It started with a burglary on Feb. 6, then another on Feb. 19.
By March 4, a third incident had occurred at Spinnakers Lounge in North Miami Beach — only this time, the unknown suspect, or suspects, weren’t able to pry open the kitchen door to make entry.
That was the last straw for Bernadette Gonzales, the manager of the restaurant.
The next day, on March 5, she stuck around after closing in hopes of catching anyone who tried to break in.
By the time the sun came up, John William Hatfield, 20, and Nelson Nieves, 33, had been arrested and were later charged with burglary of a structure.
At about 3 a.m., Gonzales heard the noises of people trying to work their way inside.
She grabbed her phone and hid in a storage room, where she called 911.
“They’re trying to break in right now,” Gonzales is heard telling a 911 dispatcher. “I’m hiding, I’m hiding.”
She remained on the phone with the dispatcher for a little more than six minutes, although during moments of the call Gonzales was too scared to speak out of fear of being caught.
“The only thing I regret is not having a gun with me,” said Gonzales during a phone interview. “In my mind, they were never going to break in. They were going to get caught before they came in.”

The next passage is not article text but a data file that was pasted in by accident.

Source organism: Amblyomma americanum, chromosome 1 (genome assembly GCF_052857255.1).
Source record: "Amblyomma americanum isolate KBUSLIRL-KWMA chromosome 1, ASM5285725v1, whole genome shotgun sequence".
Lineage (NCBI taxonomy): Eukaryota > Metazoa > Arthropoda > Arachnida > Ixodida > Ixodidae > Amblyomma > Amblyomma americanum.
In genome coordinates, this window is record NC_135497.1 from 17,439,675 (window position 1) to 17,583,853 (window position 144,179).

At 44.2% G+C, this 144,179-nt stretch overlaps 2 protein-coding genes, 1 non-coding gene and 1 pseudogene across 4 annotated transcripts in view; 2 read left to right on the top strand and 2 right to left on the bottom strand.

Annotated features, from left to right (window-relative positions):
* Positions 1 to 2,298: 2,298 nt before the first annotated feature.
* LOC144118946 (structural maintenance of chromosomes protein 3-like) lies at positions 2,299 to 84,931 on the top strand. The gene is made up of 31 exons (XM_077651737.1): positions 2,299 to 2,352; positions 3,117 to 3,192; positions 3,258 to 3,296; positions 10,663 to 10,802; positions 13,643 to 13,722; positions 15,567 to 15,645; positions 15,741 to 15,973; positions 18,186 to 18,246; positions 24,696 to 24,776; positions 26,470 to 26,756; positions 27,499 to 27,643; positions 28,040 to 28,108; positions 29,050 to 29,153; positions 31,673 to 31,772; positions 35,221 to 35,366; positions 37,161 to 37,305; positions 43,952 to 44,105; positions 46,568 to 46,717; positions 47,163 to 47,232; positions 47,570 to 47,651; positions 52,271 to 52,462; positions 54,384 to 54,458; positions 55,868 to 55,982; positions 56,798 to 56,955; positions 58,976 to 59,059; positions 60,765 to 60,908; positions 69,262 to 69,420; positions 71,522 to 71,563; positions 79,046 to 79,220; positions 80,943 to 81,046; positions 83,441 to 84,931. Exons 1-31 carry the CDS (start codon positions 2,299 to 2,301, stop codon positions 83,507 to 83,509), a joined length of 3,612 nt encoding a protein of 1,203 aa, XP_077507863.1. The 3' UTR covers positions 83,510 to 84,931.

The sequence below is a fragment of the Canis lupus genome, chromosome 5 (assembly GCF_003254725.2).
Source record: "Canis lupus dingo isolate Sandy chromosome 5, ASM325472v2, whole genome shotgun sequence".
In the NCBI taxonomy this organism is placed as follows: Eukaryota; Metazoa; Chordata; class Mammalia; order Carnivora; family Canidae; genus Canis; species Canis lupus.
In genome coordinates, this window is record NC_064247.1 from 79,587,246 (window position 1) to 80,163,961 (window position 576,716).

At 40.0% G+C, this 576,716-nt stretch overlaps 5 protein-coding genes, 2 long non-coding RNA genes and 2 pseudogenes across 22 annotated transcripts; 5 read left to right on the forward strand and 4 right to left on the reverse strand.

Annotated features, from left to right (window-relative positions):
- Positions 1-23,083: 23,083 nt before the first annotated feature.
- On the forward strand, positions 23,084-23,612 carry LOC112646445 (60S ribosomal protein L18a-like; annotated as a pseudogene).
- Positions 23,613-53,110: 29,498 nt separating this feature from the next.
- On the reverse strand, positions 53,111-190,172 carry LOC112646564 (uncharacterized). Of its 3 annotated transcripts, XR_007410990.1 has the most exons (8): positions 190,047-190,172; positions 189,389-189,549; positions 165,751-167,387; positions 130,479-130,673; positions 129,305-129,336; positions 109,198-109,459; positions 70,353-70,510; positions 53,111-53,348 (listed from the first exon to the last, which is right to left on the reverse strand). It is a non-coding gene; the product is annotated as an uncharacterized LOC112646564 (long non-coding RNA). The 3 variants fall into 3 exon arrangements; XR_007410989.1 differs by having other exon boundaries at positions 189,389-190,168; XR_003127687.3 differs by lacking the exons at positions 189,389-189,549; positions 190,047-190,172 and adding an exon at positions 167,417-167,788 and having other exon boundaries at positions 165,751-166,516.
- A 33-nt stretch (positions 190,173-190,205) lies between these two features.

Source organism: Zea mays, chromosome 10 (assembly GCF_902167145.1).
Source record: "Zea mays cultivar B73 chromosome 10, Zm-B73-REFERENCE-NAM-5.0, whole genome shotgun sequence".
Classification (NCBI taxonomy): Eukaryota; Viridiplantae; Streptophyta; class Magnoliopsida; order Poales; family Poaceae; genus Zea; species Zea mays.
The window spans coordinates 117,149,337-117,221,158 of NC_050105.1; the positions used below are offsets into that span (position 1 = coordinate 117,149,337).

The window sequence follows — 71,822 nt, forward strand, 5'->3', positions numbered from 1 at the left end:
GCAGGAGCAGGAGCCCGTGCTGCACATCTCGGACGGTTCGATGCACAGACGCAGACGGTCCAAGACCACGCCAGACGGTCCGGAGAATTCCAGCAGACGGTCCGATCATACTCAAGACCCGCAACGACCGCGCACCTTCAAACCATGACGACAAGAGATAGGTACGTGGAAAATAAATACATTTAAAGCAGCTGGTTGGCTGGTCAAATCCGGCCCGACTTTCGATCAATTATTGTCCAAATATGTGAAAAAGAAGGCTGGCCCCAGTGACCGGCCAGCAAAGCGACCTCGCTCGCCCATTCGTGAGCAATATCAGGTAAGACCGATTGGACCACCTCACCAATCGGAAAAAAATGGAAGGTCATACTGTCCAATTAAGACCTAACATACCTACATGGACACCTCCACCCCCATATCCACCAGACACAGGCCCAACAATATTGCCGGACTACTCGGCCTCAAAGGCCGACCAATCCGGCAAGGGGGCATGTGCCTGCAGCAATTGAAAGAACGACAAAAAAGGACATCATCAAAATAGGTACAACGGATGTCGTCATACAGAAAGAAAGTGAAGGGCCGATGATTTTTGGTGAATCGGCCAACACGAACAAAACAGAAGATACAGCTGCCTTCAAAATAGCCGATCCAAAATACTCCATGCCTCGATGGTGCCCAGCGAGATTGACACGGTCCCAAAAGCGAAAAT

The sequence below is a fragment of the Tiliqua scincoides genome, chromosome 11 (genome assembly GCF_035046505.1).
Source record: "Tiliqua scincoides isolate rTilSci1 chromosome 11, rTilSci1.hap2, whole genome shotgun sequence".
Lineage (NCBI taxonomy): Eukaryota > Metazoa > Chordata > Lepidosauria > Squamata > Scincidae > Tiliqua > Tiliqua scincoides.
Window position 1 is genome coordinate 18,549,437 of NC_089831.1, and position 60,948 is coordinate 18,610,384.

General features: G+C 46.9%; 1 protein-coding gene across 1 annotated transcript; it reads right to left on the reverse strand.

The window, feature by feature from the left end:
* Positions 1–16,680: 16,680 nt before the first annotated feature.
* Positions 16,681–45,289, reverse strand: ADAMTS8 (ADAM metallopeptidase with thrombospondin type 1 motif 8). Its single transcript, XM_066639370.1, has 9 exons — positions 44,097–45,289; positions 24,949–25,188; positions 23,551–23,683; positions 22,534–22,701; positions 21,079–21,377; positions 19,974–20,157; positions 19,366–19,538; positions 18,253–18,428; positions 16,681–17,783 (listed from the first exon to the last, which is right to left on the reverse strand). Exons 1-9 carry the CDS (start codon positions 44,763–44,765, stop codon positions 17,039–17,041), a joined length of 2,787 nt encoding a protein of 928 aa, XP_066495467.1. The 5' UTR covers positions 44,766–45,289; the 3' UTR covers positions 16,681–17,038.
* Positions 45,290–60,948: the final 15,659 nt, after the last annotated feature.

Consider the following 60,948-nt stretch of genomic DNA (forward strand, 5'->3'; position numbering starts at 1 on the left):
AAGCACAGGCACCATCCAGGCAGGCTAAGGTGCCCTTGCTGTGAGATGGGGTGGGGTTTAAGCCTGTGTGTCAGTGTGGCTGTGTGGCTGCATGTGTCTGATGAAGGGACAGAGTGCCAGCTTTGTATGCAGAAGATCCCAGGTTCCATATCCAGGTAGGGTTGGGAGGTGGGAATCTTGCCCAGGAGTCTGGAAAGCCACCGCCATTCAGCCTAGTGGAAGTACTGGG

About halfway through the conversation, the dispatcher told Gonzales that officers had arrived at the lounge, but she was told to remain in her hiding spot until the area was secured.
Meanwhile, an officer said she saw two men wearing hooded sweatshirts — one carrying a crowbar — exiting the front door, according to a media report.
Hatfield and Nieves were immediately arrested.
A police report said the pair used a crowbar to break into a locked metal door leading into the kitchen area.
Found with the alleged loot were two flashlights and a two-way radio next to the front door, according to the report.
Nieves was also found with a screwdriver in his pocket.
Gonzales said she recognized Nieves from conversations they’d had when he worked in the same shopping plaza as the restaurant, and said that Hatfield had been in the lounge hours before the incident.
Although this incident ended with arrests, Gonzales’ actions are not ones that the department would recommend that others copy, according to Thomas A. Carney, director of police services.
"There are too many things that could go wrong," he said. “She could have been hurt when she was hiding, or her phone could have stopped working."
He said that after a burglary is committed, police typically work with businesses to find ways to beef up security.
Gonzales said that after the March 5 incident, the restaurant upgraded its security systems.
“I hope I never have to do anything like that again,” Gonzales said.